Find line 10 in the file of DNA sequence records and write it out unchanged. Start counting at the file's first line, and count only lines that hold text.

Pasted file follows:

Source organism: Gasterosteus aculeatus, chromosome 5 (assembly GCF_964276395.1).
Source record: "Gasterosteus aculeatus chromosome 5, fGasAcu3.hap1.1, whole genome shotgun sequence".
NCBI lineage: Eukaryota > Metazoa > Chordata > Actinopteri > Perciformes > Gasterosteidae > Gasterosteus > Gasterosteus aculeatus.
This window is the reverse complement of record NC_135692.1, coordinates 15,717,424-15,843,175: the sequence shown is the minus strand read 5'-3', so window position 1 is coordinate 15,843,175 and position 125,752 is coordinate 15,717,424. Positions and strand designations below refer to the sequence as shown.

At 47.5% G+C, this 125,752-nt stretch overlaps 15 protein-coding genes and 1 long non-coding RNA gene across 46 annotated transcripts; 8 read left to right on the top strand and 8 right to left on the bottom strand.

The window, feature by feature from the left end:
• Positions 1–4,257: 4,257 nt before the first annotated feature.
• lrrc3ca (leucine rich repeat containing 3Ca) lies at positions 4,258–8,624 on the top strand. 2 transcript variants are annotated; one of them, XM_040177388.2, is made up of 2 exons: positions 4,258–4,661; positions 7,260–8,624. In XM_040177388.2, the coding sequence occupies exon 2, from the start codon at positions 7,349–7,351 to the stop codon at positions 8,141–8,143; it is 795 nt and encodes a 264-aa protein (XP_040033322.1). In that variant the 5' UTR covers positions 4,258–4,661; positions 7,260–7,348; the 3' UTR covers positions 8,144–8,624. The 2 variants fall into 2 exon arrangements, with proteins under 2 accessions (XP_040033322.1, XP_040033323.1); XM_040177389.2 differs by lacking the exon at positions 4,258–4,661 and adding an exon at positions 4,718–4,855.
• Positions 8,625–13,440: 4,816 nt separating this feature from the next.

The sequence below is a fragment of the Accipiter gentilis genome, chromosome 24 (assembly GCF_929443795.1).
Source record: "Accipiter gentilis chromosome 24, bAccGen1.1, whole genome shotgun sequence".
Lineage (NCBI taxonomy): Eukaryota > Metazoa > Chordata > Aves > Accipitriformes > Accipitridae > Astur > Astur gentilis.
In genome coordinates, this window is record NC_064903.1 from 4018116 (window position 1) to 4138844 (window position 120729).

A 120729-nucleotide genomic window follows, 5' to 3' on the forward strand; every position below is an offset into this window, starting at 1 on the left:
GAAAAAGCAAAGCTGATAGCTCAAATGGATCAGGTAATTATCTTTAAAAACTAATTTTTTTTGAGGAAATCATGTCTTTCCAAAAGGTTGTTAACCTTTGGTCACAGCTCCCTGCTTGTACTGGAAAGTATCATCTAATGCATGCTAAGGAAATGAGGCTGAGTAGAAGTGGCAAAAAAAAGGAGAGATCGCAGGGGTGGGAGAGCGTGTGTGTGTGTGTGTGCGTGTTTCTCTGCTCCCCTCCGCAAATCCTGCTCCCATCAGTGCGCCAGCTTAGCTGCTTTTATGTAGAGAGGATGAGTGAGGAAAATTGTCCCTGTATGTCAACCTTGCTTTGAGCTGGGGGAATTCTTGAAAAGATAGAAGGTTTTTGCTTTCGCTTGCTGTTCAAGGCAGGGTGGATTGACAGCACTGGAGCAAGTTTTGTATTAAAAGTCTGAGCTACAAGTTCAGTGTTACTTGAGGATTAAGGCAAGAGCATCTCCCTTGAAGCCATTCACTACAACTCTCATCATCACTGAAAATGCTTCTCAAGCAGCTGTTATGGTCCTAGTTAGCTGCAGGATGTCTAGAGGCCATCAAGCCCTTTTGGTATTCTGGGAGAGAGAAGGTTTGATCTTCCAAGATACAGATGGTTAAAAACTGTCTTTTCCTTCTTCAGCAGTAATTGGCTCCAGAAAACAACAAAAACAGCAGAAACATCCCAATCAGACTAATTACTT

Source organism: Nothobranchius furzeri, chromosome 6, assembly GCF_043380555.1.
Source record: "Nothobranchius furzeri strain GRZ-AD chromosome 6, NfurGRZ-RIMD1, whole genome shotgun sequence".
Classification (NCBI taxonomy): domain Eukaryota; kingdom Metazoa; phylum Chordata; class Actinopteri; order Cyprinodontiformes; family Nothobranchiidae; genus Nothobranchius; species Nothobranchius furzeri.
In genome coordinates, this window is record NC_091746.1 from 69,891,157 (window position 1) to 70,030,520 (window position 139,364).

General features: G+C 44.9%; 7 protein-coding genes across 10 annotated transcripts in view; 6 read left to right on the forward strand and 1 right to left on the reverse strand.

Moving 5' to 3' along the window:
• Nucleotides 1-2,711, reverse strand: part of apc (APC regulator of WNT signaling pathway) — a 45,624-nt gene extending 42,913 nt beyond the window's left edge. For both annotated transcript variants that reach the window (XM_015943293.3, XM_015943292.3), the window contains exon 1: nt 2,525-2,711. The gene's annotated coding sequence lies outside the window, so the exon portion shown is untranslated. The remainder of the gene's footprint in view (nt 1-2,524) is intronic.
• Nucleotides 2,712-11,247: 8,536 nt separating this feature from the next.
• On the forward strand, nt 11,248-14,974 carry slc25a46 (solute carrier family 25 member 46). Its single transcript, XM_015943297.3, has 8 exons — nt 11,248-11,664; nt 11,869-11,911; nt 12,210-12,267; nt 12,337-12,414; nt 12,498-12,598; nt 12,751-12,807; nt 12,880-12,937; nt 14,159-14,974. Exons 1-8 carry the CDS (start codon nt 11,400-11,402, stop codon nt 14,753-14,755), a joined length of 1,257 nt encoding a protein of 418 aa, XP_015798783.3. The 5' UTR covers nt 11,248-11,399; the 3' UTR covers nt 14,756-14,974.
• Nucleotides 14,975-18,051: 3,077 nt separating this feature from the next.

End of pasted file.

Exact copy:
The sequence below is a fragment of the Accipiter gentilis genome, chromosome 24 (assembly GCF_929443795.1).